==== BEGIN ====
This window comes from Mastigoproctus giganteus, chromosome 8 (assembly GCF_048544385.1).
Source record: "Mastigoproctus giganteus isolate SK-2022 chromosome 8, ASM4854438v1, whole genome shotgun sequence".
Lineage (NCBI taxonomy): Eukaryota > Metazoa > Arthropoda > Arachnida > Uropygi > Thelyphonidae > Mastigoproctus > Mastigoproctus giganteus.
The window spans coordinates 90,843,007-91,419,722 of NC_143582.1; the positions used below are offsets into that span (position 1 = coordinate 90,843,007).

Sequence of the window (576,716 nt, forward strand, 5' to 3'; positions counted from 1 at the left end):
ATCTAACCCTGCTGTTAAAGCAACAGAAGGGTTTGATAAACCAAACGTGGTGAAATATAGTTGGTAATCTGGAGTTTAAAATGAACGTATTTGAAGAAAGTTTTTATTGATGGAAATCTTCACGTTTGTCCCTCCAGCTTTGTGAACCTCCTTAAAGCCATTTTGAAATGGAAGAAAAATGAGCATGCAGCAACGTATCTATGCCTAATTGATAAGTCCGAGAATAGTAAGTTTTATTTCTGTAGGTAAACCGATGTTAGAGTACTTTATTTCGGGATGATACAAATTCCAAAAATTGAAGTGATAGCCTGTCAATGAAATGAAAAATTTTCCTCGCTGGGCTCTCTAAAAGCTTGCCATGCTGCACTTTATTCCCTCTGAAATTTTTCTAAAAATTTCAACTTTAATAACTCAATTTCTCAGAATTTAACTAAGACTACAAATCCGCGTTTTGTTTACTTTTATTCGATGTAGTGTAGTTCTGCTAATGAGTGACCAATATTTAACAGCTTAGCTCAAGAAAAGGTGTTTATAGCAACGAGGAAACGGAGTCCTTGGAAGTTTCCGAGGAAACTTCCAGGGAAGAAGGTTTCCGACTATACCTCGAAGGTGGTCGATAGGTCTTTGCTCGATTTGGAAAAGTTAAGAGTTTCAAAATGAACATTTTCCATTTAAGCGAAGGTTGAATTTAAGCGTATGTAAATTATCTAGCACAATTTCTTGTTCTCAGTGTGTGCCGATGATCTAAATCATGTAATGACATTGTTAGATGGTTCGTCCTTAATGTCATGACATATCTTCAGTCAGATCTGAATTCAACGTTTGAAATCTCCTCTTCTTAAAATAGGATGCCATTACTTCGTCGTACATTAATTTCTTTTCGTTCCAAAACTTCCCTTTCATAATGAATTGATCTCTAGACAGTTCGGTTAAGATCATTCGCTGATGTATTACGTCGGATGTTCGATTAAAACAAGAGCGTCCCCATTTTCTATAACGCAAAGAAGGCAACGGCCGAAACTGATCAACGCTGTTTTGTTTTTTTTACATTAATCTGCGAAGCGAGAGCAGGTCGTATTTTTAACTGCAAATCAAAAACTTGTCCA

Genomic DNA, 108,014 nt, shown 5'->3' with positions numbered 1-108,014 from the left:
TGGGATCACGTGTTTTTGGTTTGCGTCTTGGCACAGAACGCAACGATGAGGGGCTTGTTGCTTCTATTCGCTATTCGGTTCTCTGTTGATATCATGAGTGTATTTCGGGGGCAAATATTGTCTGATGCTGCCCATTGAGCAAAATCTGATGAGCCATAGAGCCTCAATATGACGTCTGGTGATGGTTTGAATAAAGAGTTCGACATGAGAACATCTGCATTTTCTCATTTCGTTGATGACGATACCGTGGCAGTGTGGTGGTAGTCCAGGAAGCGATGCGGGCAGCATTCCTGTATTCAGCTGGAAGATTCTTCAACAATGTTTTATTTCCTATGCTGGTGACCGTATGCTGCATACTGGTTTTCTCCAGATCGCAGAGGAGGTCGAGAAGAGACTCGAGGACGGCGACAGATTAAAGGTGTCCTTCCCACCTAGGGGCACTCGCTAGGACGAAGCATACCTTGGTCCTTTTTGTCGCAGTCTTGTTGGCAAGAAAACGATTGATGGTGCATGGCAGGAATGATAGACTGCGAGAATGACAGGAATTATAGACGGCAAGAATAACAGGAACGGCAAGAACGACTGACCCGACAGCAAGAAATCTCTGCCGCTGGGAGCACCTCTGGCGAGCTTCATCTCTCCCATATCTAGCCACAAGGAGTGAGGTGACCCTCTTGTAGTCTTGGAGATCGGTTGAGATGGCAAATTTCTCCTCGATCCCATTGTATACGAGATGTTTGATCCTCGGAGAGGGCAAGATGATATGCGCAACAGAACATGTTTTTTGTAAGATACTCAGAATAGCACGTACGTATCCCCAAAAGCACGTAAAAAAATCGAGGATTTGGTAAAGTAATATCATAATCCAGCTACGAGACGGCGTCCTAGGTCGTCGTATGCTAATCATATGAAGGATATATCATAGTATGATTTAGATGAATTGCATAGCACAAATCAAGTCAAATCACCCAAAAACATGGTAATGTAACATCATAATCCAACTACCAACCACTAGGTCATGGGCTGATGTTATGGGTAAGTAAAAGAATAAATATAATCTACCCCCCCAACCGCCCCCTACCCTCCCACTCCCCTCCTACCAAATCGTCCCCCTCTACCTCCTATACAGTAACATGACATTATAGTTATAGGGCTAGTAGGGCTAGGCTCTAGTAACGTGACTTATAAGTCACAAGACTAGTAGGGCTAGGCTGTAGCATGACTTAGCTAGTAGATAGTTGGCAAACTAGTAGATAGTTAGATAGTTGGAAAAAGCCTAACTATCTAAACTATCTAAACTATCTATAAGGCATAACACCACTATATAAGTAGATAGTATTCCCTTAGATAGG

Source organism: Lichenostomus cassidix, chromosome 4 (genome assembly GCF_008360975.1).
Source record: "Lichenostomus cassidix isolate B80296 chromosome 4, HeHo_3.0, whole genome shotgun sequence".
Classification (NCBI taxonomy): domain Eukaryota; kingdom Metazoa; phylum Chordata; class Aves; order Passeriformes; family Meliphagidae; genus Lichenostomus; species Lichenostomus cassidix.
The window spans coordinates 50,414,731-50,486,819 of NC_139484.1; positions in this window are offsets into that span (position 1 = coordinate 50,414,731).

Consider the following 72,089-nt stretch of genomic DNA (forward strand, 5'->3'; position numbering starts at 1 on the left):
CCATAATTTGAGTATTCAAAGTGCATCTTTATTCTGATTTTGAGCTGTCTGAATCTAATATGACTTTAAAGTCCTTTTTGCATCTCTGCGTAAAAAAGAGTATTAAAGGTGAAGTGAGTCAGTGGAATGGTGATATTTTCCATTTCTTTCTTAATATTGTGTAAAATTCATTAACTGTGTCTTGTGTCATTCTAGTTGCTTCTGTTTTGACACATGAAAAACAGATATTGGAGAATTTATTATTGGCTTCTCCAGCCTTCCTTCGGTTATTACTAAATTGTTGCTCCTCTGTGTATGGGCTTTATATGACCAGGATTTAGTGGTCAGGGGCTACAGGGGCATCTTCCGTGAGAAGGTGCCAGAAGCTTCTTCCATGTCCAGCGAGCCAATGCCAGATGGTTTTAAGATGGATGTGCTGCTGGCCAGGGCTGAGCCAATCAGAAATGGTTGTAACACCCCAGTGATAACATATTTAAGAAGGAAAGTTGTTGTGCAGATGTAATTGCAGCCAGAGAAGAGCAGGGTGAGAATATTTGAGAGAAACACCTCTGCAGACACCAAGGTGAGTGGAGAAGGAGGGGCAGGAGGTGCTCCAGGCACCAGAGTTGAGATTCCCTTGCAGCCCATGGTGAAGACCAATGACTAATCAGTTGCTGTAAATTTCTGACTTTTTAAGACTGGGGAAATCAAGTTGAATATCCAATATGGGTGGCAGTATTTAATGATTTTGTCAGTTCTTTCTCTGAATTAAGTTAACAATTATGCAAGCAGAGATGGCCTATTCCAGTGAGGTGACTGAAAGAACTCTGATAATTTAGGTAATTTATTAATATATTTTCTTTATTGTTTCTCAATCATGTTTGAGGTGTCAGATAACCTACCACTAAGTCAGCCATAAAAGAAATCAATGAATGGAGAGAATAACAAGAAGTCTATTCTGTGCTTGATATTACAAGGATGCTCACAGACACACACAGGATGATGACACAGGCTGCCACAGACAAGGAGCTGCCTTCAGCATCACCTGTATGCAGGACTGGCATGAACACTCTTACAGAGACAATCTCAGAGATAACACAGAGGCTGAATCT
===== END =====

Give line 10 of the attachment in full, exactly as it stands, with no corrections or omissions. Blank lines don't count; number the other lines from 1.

Source record: "Lichenostomus cassidix isolate B80296 chromosome 4, HeHo_3.0, whole genome shotgun sequence".